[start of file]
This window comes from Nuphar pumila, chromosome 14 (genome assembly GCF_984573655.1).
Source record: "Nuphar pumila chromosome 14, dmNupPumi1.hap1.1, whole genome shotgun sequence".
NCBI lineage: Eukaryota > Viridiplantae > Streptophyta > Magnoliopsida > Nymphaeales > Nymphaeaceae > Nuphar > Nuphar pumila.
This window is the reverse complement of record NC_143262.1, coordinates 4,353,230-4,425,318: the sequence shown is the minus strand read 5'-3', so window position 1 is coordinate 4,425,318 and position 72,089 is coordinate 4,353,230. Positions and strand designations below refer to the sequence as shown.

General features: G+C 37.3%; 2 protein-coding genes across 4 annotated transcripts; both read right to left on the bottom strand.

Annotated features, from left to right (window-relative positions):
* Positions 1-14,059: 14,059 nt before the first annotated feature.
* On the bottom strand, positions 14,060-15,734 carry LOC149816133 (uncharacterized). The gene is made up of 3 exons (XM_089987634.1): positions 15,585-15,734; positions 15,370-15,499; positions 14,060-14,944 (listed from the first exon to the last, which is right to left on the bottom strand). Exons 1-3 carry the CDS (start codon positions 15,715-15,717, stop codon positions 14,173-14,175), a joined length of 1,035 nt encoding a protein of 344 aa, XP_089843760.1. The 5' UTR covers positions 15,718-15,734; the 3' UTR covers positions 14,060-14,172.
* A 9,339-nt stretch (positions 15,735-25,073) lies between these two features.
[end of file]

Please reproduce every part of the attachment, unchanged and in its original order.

This window comes from Nuphar pumila, chromosome 14 (genome assembly GCF_984573655.1).
Source record: "Nuphar pumila chromosome 14, dmNupPumi1.hap1.1, whole genome shotgun sequence".
NCBI lineage: Eukaryota > Viridiplantae > Streptophyta > Magnoliopsida > Nymphaeales > Nymphaeaceae > Nuphar > Nuphar pumila.
This window is the reverse complement of record NC_143262.1, coordinates 4,353,230-4,425,318: the sequence shown is the minus strand read 5'-3', so window position 1 is coordinate 4,425,318 and position 72,089 is coordinate 4,353,230. Positions and strand designations below refer to the sequence as shown.

General features: G+C 37.3%; 2 protein-coding genes across 4 annotated transcripts; both read right to left on the bottom strand.

Annotated features, from left to right (window-relative positions):
* Positions 1-14,059: 14,059 nt before the first annotated feature.
* On the bottom strand, positions 14,060-15,734 carry LOC149816133 (uncharacterized). The gene is made up of 3 exons (XM_089987634.1): positions 15,585-15,734; positions 15,370-15,499; positions 14,060-14,944 (listed from the first exon to the last, which is right to left on the bottom strand). Exons 1-3 carry the CDS (start codon positions 15,715-15,717, stop codon positions 14,173-14,175), a joined length of 1,035 nt encoding a protein of 344 aa, XP_089843760.1. The 5' UTR covers positions 15,718-15,734; the 3' UTR covers positions 14,060-14,172.
* A 9,339-nt stretch (positions 15,735-25,073) lies between these two features.